1. This is whole thing is kind of a moot point. Hair and face shape is so, so different from person to person, and without knowing what A’s hair texture and thickness is, it’s impossible to suggest that having shorter hair will make her look older.
    I’m 22, and I’m only just starting to not be mistaken for a 14 year old because having a baby has aged my face and thinned it out. I have long, wavy, layered hair because anything shorter than my shoulder blades poofs up and looks absolutely hideous with my face shape. I like it long.
    I say, wear your hair at a length you like. If people always think you’re young now, cutting it short isn’t going to magically transform their opinions. Have a mature attitude, have confidence… and maybe don’t refer to your age in half years.

  2. Re a suggestion about hair donation — keep in mind that most donated hair can’t be used. It has to meet specific conditions: http://wendybrandes.com/blog/2007/09/hairy-situation/

  3. I think, that only healthy long hair make you look younger.

    • Healthy hair looks better, no matter the woman’s age or length, of course. As a rule, hair with length exudes beauty and youth. After 40, long hair can take up to 10 years off one’s age, if properly cared for.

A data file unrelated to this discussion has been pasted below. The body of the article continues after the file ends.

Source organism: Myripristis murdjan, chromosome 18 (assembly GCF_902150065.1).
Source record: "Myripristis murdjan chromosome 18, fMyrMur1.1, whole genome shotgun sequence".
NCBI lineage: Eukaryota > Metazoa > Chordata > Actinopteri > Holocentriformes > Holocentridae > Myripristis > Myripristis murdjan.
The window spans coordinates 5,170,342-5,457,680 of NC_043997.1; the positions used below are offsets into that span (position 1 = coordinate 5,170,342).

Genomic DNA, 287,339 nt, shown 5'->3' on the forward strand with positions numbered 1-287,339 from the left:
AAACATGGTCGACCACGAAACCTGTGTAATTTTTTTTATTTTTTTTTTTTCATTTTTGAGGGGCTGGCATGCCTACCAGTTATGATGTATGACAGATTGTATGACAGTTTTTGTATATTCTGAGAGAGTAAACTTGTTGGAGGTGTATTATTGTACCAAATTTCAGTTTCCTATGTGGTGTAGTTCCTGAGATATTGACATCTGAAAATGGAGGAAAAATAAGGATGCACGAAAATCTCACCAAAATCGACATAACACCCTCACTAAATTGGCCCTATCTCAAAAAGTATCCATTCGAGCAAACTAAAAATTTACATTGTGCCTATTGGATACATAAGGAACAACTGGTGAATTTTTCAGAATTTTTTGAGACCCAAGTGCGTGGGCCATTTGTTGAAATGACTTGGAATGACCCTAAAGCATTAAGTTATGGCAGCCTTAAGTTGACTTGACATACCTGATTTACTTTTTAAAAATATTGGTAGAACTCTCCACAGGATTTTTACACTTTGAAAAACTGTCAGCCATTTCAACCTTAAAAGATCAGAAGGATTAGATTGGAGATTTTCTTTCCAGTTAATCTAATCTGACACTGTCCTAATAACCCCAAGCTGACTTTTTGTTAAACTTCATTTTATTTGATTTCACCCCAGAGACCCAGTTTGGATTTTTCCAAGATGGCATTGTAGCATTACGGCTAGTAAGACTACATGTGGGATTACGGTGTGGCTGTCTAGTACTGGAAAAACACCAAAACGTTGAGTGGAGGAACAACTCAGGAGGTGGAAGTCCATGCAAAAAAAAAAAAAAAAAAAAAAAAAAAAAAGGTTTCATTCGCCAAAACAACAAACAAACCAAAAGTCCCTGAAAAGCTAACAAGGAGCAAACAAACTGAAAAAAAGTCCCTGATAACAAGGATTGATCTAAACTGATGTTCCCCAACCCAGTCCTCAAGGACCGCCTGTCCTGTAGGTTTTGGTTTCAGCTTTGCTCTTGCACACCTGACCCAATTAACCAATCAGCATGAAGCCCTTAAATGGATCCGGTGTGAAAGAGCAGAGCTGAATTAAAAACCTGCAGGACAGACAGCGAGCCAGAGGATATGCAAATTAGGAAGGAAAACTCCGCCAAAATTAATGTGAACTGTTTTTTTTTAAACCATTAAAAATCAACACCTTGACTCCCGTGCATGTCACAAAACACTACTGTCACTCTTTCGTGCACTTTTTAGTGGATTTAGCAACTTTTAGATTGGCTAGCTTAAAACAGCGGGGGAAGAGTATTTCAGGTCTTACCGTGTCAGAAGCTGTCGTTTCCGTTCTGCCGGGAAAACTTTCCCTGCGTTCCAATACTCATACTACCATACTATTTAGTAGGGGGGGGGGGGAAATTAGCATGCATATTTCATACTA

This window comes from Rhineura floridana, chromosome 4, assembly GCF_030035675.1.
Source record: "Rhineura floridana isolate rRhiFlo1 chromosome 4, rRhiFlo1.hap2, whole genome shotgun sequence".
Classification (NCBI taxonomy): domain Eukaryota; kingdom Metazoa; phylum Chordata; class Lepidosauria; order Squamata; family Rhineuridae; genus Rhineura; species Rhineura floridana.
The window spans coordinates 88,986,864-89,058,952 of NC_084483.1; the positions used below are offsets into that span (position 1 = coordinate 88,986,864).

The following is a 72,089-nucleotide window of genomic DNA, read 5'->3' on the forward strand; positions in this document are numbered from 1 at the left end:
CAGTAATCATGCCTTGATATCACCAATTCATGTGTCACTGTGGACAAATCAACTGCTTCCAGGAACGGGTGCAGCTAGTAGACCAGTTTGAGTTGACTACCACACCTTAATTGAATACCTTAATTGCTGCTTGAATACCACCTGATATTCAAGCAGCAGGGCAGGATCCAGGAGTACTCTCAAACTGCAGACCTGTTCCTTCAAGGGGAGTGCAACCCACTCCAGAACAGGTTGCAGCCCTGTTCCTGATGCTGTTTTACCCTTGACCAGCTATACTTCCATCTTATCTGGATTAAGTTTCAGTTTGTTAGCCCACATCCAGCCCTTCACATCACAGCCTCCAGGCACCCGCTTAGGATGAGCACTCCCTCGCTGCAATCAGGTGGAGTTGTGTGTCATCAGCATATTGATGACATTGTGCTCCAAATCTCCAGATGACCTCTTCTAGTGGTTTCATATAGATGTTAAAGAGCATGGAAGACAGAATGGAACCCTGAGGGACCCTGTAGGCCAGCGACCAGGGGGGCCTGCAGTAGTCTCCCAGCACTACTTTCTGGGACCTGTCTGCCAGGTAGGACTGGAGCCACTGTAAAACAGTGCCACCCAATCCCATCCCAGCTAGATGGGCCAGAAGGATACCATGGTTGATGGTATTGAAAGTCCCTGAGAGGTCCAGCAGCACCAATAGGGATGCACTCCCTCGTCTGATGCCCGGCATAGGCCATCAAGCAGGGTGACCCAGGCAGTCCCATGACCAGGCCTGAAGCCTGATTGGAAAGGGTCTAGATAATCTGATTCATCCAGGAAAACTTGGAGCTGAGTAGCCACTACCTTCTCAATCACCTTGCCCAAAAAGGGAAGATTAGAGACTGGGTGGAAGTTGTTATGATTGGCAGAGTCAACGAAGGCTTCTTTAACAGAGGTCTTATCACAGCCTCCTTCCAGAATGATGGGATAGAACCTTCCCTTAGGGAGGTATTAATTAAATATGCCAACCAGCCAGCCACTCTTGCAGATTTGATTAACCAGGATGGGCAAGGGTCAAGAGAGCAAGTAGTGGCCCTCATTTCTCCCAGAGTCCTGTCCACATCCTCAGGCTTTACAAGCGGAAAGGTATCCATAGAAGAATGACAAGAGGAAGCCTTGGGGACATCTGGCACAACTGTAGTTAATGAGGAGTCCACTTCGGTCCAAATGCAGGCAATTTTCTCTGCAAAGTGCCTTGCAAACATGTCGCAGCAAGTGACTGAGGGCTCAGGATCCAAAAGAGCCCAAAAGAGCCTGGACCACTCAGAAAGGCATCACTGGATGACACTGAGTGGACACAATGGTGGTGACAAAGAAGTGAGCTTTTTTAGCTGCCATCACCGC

4. I ran for a State Senate position in 2008. I normally wear my hair longer. Its absolutely straight and dark with no graying yet at 50. Its nothing great. But it won’t hold curl and it fits my lifestyle and personality, especially to be able to pull it off my face.

    Then, I put my name on the ballot. Women over 50 years old kept asking me, “What are you going to do with your hair?” Every campaign event I went to – this was the number one issue. They heard nothing I said, they couldn’t get past the hair. So after a few weeks, I went to the best stylist in town and said, “Do what needs to be done.” We talked at length and he cut it in “the only hairstyle” that portrays intelligence, professionalism, confidence, a public persona, etc. Just like Hillary’s. Just like a local successful office holder who amazes me with her lack of intelligence and ability to convince voters over and over that she is a super star.